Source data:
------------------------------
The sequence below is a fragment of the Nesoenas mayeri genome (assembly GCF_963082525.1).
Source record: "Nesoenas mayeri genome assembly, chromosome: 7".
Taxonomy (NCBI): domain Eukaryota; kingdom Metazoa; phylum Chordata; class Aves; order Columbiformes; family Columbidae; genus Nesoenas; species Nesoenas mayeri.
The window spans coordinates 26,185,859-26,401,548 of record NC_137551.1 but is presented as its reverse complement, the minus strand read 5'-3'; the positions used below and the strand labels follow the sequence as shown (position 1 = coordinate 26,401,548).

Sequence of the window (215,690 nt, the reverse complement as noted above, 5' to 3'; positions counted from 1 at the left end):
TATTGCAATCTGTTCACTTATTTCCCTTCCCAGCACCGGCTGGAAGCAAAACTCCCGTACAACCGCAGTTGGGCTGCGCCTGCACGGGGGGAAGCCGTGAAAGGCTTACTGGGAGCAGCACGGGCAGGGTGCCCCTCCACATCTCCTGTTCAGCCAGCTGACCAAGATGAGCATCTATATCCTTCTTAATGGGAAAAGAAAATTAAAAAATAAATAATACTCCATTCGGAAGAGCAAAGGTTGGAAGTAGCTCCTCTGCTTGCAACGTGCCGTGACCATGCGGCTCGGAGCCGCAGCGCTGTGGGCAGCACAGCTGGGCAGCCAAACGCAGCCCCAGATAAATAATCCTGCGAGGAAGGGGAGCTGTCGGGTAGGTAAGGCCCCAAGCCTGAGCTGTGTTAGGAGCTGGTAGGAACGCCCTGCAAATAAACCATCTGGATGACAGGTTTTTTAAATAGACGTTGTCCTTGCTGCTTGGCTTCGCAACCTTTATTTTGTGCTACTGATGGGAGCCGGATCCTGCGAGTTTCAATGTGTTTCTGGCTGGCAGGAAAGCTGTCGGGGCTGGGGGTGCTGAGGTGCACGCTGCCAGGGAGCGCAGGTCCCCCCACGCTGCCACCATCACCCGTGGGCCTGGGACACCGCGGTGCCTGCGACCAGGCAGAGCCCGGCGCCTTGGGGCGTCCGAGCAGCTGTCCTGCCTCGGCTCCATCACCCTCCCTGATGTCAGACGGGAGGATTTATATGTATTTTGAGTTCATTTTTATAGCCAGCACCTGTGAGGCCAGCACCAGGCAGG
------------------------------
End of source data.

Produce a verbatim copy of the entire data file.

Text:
The sequence below is a fragment of the Nesoenas mayeri genome (assembly GCF_963082525.1).
Source record: "Nesoenas mayeri genome assembly, chromosome: 7".
Taxonomy (NCBI): domain Eukaryota; kingdom Metazoa; phylum Chordata; class Aves; order Columbiformes; family Columbidae; genus Nesoenas; species Nesoenas mayeri.
The window spans coordinates 26,185,859-26,401,548 of record NC_137551.1 but is presented as its reverse complement, the minus strand read 5'-3'; the positions used below and the strand labels follow the sequence as shown (position 1 = coordinate 26,401,548).

Sequence of the window (215,690 nt, the reverse complement as noted above, 5' to 3'; positions counted from 1 at the left end):
TATTGCAATCTGTTCACTTATTTCCCTTCCCAGCACCGGCTGGAAGCAAAACTCCCGTACAACCGCAGTTGGGCTGCGCCTGCACGGGGGGAAGCCGTGAAAGGCTTACTGGGAGCAGCACGGGCAGGGTGCCCCTCCACATCTCCTGTTCAGCCAGCTGACCAAGATGAGCATCTATATCCTTCTTAATGGGAAAAGAAAATTAAAAAATAAATAATACTCCATTCGGAAGAGCAAAGGTTGGAAGTAGCTCCTCTGCTTGCAACGTGCCGTGACCATGCGGCTCGGAGCCGCAGCGCTGTGGGCAGCACAGCTGGGCAGCCAAACGCAGCCCCAGATAAATAATCCTGCGAGGAAGGGGAGCTGTCGGGTAGGTAAGGCCCCAAGCCTGAGCTGTGTTAGGAGCTGGTAGGAACGCCCTGCAAATAAACCATCTGGATGACAGGTTTTTTAAATAGACGTTGTCCTTGCTGCTTGGCTTCGCAACCTTTATTTTGTGCTACTGATGGGAGCCGGATCCTGCGAGTTTCAATGTGTTTCTGGCTGGCAGGAAAGCTGTCGGGGCTGGGGGTGCTGAGGTGCACGCTGCCAGGGAGCGCAGGTCCCCCCACGCTGCCACCATCACCCGTGGGCCTGGGACACCGCGGTGCCTGCGACCAGGCAGAGCCCGGCGCCTTGGGGCGTCCGAGCAGCTGTCCTGCCTCGGCTCCATCACCCTCCCTGATGTCAGACGGGAGGATTTATATGTATTTTGAGTTCATTTTTATAGCCAGCACCTGTGAGGCCAGCACCAGGCAGG